"Neighborhoods" of Halawa are very disjointed, in part because of the significant highway exchanges (see below) that now occupy nearly all of the lower end of Halawa Valley between Red Hill and Aloha Stadium. Much of the remainder of the valley along both sides of Interstate H-3 is developed into commercial and light industrial properties. On the east side of H-3 are found the State Animal Quarantine Station and the Halawa High and Medium Security Facility (main O‘ahu prison).
Where the valley widens out closer to Pearl Harbor occur residential neighborhoods: Foster Village adjacent to Āliamanu; and the stadium area between Aloha Stadium and Makalapa. The interfluve (uplands between valleys) on the west comprises Halawa Heights, extending up to Camp H. M. Smith. Along the lower, western edge, Halawa Heights merges with the neighborhoods of ‘Aiea.
The U.S. Postal Code for Halawa Heights is 96701 (the same as for Aiea). The postal code for Foster Village, the stadium area, and Makalapa is 96818 (the same as Āliamanu).
Halawa is located at 21°22′39″N 157°55′22″W (21.377633, -157.922759).According to the United States Census Bureau, the CDP has a total area of 2.3 square miles (6.0 km2), all land.
The route of H-3 extends from its western terminus with east–west Moanalua Freeway (H-201; connecting eastward to Honolulu or westward to H-1 and Aiea) to the 1100-foot (335-m) elevation entrance into the Tetsuo Harano Tunnels, penetrating the Ko‘olau crest. The freeway continues beyond to Kaneohe on windward Oahu.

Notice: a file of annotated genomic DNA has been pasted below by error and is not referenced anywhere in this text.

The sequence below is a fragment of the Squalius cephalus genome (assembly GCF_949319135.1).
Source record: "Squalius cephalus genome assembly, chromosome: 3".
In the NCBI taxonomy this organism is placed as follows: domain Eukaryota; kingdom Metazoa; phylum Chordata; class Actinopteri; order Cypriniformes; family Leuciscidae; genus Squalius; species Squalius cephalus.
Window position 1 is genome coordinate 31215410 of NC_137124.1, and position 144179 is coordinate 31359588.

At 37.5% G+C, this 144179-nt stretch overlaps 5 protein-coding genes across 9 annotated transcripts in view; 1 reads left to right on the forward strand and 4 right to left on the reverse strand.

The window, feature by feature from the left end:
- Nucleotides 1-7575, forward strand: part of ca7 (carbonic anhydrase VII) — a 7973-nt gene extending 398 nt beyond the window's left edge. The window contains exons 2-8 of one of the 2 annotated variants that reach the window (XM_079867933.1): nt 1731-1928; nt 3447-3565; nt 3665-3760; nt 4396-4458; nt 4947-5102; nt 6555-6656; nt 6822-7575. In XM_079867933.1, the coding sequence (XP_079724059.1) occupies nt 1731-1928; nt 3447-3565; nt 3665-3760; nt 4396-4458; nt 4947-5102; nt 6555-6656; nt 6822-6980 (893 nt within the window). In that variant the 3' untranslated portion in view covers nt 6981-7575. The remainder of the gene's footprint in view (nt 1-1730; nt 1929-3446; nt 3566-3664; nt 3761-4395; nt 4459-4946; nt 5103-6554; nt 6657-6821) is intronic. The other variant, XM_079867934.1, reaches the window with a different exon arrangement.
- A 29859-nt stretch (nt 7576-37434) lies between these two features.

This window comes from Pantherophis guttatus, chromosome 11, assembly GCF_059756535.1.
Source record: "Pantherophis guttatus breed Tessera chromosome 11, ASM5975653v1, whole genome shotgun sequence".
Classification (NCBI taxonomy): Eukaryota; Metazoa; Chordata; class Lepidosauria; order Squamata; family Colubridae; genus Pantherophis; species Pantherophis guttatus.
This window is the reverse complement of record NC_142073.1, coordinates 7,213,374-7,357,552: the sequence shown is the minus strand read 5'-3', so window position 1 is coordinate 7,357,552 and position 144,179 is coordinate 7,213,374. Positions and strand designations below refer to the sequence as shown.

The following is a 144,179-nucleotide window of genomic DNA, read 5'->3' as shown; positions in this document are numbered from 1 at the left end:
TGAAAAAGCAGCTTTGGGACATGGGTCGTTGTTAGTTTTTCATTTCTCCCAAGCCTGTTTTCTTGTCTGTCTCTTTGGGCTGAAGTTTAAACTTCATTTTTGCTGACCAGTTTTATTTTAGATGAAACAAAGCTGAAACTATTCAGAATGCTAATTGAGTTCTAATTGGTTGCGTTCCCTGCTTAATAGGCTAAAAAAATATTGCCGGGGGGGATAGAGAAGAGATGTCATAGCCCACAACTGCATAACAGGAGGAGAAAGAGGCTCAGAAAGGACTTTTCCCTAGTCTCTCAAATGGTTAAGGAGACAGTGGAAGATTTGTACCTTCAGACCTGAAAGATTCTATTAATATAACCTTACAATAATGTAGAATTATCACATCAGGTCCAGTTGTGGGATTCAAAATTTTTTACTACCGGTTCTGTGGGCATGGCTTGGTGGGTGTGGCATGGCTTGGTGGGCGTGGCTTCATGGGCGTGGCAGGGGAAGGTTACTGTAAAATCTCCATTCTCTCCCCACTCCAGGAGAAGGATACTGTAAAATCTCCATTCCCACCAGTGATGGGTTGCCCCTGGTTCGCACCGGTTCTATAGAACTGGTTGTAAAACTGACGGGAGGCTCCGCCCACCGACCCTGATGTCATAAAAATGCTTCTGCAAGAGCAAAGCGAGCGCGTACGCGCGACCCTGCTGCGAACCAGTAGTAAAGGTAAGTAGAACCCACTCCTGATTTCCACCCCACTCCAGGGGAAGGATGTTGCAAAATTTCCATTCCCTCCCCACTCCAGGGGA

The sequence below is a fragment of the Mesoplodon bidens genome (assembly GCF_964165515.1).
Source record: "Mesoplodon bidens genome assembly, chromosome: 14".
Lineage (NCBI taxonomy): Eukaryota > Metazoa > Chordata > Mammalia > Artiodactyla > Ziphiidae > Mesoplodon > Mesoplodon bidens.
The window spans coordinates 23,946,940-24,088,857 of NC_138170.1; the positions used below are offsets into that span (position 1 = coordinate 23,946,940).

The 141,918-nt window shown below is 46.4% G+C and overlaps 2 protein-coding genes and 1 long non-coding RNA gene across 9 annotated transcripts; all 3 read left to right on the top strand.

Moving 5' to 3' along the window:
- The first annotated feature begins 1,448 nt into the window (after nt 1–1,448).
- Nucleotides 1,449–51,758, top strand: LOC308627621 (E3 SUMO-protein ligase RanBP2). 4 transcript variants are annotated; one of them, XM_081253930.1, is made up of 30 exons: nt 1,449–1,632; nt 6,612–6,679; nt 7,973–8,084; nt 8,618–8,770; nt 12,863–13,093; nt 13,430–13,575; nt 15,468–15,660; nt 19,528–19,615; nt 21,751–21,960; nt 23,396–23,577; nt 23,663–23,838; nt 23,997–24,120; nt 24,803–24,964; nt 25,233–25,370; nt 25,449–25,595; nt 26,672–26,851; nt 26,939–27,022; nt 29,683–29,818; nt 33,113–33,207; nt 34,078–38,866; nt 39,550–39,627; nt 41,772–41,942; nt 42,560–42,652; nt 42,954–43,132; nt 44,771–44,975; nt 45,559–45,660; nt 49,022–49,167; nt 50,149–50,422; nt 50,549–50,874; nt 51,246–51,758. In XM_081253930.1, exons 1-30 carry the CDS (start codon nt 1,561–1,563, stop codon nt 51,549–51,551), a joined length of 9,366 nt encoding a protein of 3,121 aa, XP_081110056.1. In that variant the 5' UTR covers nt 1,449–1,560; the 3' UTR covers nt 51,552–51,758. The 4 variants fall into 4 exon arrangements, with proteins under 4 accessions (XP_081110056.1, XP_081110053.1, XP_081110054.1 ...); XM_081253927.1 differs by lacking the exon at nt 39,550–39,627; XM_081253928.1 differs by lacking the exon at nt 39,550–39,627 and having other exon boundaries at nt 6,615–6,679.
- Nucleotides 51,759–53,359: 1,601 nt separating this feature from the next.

A significant proportion of H-3 within the valley is carried on the Windward Viaducts; although very expensive to construct, the viaduct is the only way to construct a freeway of this magnitude through such a narrow valley without flooding and destabilization concerns; it is also believed to offer some returns in terms of preservation of both archeological sites and stream ecology.
As of the census of 2000, there were 13,891 people, 4,142 households, and 3,276 families residing in the CDP. The population density was 5,974.5 inhabitants per square mile (2,301.9/km2). There were 4,289 housing units at an average density of 1,844.7 per square mile (710.7/km2). The racial makeup of the CDP was 15.50% White, 1.83% African American, 0.20% Native American, 50.90% Asian, 10.43% Pacific Islander, 0.84% from other races, and 20.31% from two or more races. Hispanic or Latino of any race were 6.52% of the population.
There were 4,142 households, out of which 30.3% had children under the age of 18 living with them, 60.1% were married couples living together, 13.9% had a female householder with no husband present, and 20.9% were non-families. 15.5% of all households were made up of individuals, and 5.2% had someone living alone who was 65 years of age or older. The average household size was 3.28 and the average family size was 3.64.
In the CDP the population was spread out, with 23.4% under the age of 18, 9.9% from 18 to 24, 28.3% from 25 to 44, 22.6% from 45 to 64, and 15.8% who were 65 years of age or older. The median age was 37 years. For every 100 females there were 98.8 males. For every 100 females age 18 and over, there were 98.3 males.
The median income for a household in the CDP in 2000 was $63,176, and the median income for a family was $68,519. Males had a median income of $35,764 versus $28,527 for females. The per capita income for the CDP was $21,868. About 7.5% of families and 10.1% of the population were below the poverty line, including 20.9% of those under the age of 18 and 3.7% of those 65 and older.
Aloha Stadium is located in Halawa CDP.
Government and infrastructure
The Hawaii Department of Public Safety operates the Halawa Correctional Facility in an area near Halawa.
Hawaii Department of Education operates public schools. Aiea Elementary School, Gus Webling Elementary School, and Aeia Intermediate School are in Halawa CDP.